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Man Of The Year

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If there's anything sadder than a satire without teeth, it's a thriller without thrills. Even sadder is the rare movie that fails at both genres simultaneously. That, and that alone, makes Man Of The Year exceptional. Actually, make that three genres: Might as well throw in science fiction, since the film stars Robin Williams as a Daily Show-like comedy-news-program host who becomes an unexpectedly viable political candidate based on his sheer hilarity. Yes, that Robin Williams, the one whose comedy hasn't had teeth since the Reagan years.


Not that Levinson and Williams don't try to be up-to-date. The plot unfolds in an America exhausted by a corrupt political process, and takes shape around some questionable voting machines. Meanwhile, Williams peppers his routines with observations on illegal aliens, airport security, same-sex marriage, and flag-burning amendments. Trouble is, they tend to sound like this: "You want an amendment against same-sex marriage? Anyone who's ever been married knows it's always the same sex!" (Fans of Williams' stock characters—the Jewish guy, the b-boy, the mincing queen—won't be disappointed either.)

The film presents Williams' rise to power as an act of benevolent demagoguery. It's like All The King's Men without the irony, and with jokes about breast implants. Then the theoretical hilarity gives way to theoretical suspense, as Laura Linney, an engineer for a gigantor corporation whose computerized voting stands to revolutionize the process, uncovers a major bug. Her attempts to turn whistleblower make her a fugitive. Will Williams rescue her, even if it means the end of his political career?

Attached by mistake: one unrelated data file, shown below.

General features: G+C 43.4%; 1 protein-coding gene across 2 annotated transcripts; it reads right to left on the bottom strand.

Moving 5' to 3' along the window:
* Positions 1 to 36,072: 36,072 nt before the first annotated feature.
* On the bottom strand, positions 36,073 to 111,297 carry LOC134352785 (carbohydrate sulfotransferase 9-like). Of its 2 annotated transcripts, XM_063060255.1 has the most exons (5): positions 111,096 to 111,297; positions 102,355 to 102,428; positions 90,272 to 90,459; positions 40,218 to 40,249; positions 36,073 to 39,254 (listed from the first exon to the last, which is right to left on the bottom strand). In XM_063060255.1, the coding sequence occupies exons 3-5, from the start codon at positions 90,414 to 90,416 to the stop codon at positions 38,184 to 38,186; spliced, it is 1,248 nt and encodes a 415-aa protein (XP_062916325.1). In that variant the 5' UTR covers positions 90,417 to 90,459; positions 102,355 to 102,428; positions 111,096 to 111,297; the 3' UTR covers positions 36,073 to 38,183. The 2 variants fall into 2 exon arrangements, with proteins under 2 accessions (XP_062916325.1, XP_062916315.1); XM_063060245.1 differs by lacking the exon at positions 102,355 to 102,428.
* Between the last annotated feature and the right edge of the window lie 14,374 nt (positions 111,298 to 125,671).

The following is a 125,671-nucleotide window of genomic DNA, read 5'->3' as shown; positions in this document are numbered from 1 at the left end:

The answer turns into a big "Who cares?" Levinson visited this topical turf before with Wag The Dog, an overrated film that at least benefited from a David Mamet script, some sly gags, and memorable turns from Robert De Niro and Dustin Hoffman. Man Of The Year has none of that, and even neutered supporting performances from Lewis Black and Christopher Walken don't help. Only a desperate need for relevance makes it chug along from one painful scene with pre-digested observations (Williams goes on a righteous tirade during a presidential debate) to the next (Williams shows up on Capitol Hill dressed like a founding father) and so on. It ends up feeling as phony the process it so desperately wants to skewer.